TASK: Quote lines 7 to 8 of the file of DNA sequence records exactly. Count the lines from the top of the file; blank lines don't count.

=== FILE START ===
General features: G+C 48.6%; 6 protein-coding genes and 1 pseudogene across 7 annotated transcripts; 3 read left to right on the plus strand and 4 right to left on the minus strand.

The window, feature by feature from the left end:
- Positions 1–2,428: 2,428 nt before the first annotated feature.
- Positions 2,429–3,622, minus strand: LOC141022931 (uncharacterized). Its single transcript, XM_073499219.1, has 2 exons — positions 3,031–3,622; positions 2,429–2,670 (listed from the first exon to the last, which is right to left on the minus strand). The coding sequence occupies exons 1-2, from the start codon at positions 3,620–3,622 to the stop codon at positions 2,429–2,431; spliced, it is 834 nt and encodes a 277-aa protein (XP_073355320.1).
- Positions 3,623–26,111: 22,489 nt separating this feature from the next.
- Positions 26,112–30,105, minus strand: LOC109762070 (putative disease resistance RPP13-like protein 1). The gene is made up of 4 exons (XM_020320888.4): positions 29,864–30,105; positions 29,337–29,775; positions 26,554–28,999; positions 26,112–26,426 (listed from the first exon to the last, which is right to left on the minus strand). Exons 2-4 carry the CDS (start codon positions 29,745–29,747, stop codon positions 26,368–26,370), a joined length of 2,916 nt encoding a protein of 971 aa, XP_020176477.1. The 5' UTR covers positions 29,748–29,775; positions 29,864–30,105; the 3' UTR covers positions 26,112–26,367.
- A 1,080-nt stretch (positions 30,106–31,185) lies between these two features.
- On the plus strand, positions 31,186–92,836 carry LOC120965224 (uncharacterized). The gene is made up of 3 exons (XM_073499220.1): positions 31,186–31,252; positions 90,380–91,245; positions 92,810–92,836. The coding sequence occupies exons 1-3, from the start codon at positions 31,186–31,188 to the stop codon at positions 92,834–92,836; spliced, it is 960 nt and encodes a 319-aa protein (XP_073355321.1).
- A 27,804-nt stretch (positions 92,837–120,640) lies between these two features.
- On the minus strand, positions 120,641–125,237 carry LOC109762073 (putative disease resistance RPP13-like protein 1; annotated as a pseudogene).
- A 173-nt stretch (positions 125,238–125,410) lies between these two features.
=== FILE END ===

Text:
- A 1,080-nt stretch (positions 30,106–31,185) lies between these two features.
- On the plus strand, positions 31,186–92,836 carry LOC120965224 (uncharacterized). The gene is made up of 3 exons (XM_073499220.1): positions 31,186–31,252; positions 90,380–91,245; positions 92,810–92,836. The coding sequence occupies exons 1-3, from the start codon at positions 31,186–31,188 to the stop codon at positions 92,834–92,836; spliced, it is 960 nt and encodes a 319-aa protein (XP_073355321.1).